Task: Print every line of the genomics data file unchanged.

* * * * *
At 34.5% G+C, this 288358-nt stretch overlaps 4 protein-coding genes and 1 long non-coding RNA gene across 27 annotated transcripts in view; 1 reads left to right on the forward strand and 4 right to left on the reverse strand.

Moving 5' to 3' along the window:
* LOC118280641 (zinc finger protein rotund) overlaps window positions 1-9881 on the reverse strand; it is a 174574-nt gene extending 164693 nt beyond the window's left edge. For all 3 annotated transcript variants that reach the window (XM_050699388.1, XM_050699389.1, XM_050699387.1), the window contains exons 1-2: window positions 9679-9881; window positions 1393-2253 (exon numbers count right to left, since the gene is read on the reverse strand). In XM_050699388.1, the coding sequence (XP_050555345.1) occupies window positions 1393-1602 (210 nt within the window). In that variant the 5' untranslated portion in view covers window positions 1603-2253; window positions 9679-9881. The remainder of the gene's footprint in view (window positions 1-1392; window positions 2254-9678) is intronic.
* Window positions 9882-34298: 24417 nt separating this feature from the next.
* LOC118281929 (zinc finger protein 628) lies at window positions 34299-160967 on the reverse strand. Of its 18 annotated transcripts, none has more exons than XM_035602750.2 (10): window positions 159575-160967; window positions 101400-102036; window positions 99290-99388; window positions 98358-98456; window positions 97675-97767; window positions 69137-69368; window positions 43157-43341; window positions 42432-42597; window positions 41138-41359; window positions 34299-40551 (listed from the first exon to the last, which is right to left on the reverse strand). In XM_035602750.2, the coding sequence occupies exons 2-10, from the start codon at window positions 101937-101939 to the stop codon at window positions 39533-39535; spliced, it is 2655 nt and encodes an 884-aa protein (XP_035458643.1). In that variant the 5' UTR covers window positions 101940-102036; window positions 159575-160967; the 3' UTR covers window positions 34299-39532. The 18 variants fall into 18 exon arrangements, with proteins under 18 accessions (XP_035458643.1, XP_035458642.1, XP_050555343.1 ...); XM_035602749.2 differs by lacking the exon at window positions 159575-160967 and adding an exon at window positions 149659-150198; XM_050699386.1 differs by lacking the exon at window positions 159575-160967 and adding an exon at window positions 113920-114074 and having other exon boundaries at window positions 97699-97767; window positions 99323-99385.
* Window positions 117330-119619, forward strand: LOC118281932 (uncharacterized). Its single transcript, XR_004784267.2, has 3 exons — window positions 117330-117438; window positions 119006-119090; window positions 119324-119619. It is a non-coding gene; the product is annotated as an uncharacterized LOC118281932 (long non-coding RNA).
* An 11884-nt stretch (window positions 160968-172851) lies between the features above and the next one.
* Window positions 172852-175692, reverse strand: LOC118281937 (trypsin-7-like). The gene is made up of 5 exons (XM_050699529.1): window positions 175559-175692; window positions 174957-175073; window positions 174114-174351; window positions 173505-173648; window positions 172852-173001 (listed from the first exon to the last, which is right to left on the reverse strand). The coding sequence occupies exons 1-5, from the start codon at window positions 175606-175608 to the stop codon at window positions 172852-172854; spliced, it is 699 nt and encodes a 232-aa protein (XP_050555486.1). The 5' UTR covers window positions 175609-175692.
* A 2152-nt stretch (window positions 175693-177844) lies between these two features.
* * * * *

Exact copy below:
At 34.5% G+C, this 288358-nt stretch overlaps 4 protein-coding genes and 1 long non-coding RNA gene across 27 annotated transcripts in view; 1 reads left to right on the forward strand and 4 right to left on the reverse strand.

Moving 5' to 3' along the window:
* LOC118280641 (zinc finger protein rotund) overlaps window positions 1-9881 on the reverse strand; it is a 174574-nt gene extending 164693 nt beyond the window's left edge. For all 3 annotated transcript variants that reach the window (XM_050699388.1, XM_050699389.1, XM_050699387.1), the window contains exons 1-2: window positions 9679-9881; window positions 1393-2253 (exon numbers count right to left, since the gene is read on the reverse strand). In XM_050699388.1, the coding sequence (XP_050555345.1) occupies window positions 1393-1602 (210 nt within the window). In that variant the 5' untranslated portion in view covers window positions 1603-2253; window positions 9679-9881. The remainder of the gene's footprint in view (window positions 1-1392; window positions 2254-9678) is intronic.
* Window positions 9882-34298: 24417 nt separating this feature from the next.
* LOC118281929 (zinc finger protein 628) lies at window positions 34299-160967 on the reverse strand. Of its 18 annotated transcripts, none has more exons than XM_035602750.2 (10): window positions 159575-160967; window positions 101400-102036; window positions 99290-99388; window positions 98358-98456; window positions 97675-97767; window positions 69137-69368; window positions 43157-43341; window positions 42432-42597; window positions 41138-41359; window positions 34299-40551 (listed from the first exon to the last, which is right to left on the reverse strand). In XM_035602750.2, the coding sequence occupies exons 2-10, from the start codon at window positions 101937-101939 to the stop codon at window positions 39533-39535; spliced, it is 2655 nt and encodes an 884-aa protein (XP_035458643.1). In that variant the 5' UTR covers window positions 101940-102036; window positions 159575-160967; the 3' UTR covers window positions 34299-39532. The 18 variants fall into 18 exon arrangements, with proteins under 18 accessions (XP_035458643.1, XP_035458642.1, XP_050555343.1 ...); XM_035602749.2 differs by lacking the exon at window positions 159575-160967 and adding an exon at window positions 149659-150198; XM_050699386.1 differs by lacking the exon at window positions 159575-160967 and adding an exon at window positions 113920-114074 and having other exon boundaries at window positions 97699-97767; window positions 99323-99385.
* Window positions 117330-119619, forward strand: LOC118281932 (uncharacterized). Its single transcript, XR_004784267.2, has 3 exons — window positions 117330-117438; window positions 119006-119090; window positions 119324-119619. It is a non-coding gene; the product is annotated as an uncharacterized LOC118281932 (long non-coding RNA).
* An 11884-nt stretch (window positions 160968-172851) lies between the features above and the next one.
* Window positions 172852-175692, reverse strand: LOC118281937 (trypsin-7-like). The gene is made up of 5 exons (XM_050699529.1): window positions 175559-175692; window positions 174957-175073; window positions 174114-174351; window positions 173505-173648; window positions 172852-173001 (listed from the first exon to the last, which is right to left on the reverse strand). The coding sequence occupies exons 1-5, from the start codon at window positions 175606-175608 to the stop codon at window positions 172852-172854; spliced, it is 699 nt and encodes a 232-aa protein (XP_050555486.1). The 5' UTR covers window positions 175609-175692.
* A 2152-nt stretch (window positions 175693-177844) lies between these two features.